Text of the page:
After months of research and testing, we have new safe, effective tools to fight COVID-19 — vaccines. In Massachusetts, vaccines will be distributed in phases, and we encourage you to get vaccinated as soon as it is available to you.
Take Your Shot to Inspire Others
There are so many reasons to get vaccinated against COVID-19…for peace of mind, to save lives, to return to the things you love.
This is your shot. Tell us what it’s for.
Tips for Recording
- Find a quiet, well-lit location with no one behind you.
- If on a mobile device, hold your phone horizontally.
- Click Start Your Video.
- Begin with “This is my shot” then share your reason for getting vaccinated in 30 seconds or less.
- When you’re done, click Upload.
Coronavirus News & Resources
Beth Israel Lahey Health discusses COVID-19 with a wide variety of healthcare experts in this series of short videos.
Hear from Beth Israel Lahey Health patients and employees as they share their stories about COVID-19 and the vaccine.
Beth Israel Lahey Health leaders share what they've learned on vaccine and health equity from the health system’s COVID-19 vaccination effort. Read their takeaways here. (Beth Israel Lahey Health, April 8, 2021)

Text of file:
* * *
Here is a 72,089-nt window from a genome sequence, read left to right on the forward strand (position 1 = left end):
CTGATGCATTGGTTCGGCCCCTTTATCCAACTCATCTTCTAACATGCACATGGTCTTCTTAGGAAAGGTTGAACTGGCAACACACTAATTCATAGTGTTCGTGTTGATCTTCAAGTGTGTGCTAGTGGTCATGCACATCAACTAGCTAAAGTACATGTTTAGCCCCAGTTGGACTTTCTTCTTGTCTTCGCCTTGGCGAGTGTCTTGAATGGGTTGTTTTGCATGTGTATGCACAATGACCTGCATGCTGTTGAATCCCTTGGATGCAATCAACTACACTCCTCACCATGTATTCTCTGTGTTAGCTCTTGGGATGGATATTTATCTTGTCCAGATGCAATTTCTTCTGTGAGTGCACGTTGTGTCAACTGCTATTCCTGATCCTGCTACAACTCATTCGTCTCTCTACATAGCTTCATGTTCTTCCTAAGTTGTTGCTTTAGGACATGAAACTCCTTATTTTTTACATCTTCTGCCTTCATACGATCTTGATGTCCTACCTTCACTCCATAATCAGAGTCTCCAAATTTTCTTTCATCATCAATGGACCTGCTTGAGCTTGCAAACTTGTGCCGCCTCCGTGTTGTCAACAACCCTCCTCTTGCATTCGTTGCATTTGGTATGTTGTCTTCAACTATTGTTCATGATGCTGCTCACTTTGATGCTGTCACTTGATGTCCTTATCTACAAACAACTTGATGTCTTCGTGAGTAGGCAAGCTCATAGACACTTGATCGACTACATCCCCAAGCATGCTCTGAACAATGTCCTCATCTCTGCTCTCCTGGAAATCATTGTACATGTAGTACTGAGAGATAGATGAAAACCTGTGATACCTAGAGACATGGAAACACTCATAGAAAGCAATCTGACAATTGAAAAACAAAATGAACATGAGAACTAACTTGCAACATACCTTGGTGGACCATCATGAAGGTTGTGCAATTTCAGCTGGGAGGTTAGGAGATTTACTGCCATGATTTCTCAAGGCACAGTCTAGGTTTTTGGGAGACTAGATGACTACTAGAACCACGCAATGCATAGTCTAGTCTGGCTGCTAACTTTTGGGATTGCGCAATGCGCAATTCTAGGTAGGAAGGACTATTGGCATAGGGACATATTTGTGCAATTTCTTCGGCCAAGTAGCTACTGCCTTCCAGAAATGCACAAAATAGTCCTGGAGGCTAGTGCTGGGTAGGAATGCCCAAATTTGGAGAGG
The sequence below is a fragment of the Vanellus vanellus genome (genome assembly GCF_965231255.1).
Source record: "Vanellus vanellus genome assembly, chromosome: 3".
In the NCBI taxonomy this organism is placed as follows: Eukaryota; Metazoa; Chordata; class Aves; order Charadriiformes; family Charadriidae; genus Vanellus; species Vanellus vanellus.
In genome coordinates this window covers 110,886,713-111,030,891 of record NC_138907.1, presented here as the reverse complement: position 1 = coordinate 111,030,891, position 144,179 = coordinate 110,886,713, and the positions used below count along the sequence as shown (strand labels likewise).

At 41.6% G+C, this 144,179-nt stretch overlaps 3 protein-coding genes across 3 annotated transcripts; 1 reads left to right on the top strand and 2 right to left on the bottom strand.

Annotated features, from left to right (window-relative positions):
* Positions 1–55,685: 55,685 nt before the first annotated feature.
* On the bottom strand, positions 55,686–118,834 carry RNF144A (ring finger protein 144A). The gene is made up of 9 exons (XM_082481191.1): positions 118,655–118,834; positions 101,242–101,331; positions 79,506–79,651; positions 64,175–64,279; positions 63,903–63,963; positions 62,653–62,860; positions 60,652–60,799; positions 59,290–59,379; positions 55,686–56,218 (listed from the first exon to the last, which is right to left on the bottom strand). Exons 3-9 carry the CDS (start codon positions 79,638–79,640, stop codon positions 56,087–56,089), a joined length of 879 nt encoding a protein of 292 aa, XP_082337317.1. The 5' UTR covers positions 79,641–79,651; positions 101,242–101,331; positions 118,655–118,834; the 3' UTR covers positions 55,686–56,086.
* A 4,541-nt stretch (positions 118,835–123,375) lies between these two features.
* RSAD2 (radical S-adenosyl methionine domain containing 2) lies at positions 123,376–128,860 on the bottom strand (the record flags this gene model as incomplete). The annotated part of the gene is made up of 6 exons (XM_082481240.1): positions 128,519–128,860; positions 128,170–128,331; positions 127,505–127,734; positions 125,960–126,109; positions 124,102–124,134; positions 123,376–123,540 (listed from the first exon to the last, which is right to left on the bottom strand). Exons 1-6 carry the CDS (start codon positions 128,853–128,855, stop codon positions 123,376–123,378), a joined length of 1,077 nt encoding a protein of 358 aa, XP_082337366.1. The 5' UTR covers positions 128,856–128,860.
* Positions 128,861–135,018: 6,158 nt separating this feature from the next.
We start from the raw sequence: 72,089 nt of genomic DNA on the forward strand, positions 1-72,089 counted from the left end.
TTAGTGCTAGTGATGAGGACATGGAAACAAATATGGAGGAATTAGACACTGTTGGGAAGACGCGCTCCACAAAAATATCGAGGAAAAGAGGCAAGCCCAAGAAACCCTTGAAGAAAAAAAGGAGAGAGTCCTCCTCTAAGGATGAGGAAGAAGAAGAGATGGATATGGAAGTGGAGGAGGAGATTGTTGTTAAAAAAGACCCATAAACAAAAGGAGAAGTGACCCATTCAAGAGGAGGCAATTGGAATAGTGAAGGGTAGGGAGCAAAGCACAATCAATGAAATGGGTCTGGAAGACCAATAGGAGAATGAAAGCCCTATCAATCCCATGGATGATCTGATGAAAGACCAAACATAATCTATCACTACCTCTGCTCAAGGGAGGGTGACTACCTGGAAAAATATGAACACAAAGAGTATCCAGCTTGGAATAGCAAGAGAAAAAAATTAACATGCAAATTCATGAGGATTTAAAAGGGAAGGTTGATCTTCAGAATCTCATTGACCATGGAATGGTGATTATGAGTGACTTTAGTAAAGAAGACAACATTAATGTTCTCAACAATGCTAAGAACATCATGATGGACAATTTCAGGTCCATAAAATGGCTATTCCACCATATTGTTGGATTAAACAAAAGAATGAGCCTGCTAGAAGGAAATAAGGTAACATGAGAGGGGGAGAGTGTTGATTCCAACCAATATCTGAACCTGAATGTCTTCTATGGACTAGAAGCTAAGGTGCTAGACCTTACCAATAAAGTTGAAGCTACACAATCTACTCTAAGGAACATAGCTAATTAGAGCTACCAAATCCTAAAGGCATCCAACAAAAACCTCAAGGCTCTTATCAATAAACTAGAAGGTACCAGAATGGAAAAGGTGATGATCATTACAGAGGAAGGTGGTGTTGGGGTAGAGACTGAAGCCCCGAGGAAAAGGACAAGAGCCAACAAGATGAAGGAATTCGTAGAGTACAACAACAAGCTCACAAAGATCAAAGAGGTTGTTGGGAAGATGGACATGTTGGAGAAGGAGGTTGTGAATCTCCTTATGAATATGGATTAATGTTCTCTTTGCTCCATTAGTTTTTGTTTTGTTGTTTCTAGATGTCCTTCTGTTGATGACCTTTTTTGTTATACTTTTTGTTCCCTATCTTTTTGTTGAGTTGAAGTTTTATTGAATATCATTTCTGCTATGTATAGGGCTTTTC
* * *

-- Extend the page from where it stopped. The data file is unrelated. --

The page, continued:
Massachusetts has a 3-phase COVID-19 vaccine rollout plan. Learn more about when you will be eligible to get vaccinated.
Most COVID-19 vaccine reactions are similar to those of the flu shot. Learn more about the possible side effects and find answers to questions on allergies and fertility.
Massachusetts epidemiology and infectious disease experts suggested newer variants may be more transmissible and could be better able to resist COVID-19 immunity from the vaccines or a natural infection. Dan Barouch, MD, PhD of Beth Israel Deaconess Medical Center noted many of these variants show enhanced transmission and, in some studies, enhanced disease, during his remarks at a state legislative hearing on Tuesday. (WBUR, April 14, 2021)
A late-stage trial found that Regeneron’s monoclonal antibody, which is currently cleared for use for high-risk people who have the disease but aren’t hospitalized, reduced the risk of symptomatic infections in individuals living with someone infected by 81 percent. Dan Barouch, MD, PhD of Beth Israel Deaconess Medical Center is a co-principal investigator of the trial and noted the results are highly encouraging and that the treatment could be particularly useful in places such as nursing homes where residents might be exposed to someone infected with COVID-19 while waiting to get vaccinated. (Boston Globe, April 12, 2021)
Robin Colgrove, MD of Mount Auburn Hospital discussed the latest developments in the COVID-19 pandemic and shared a message for Massachusetts residents who remain hesitant about getting the COVID-19 vaccine, encouraging people who want to help the most vulnerable people in our population to get the vaccine. (WCVB Channel 5, April 12, 2021)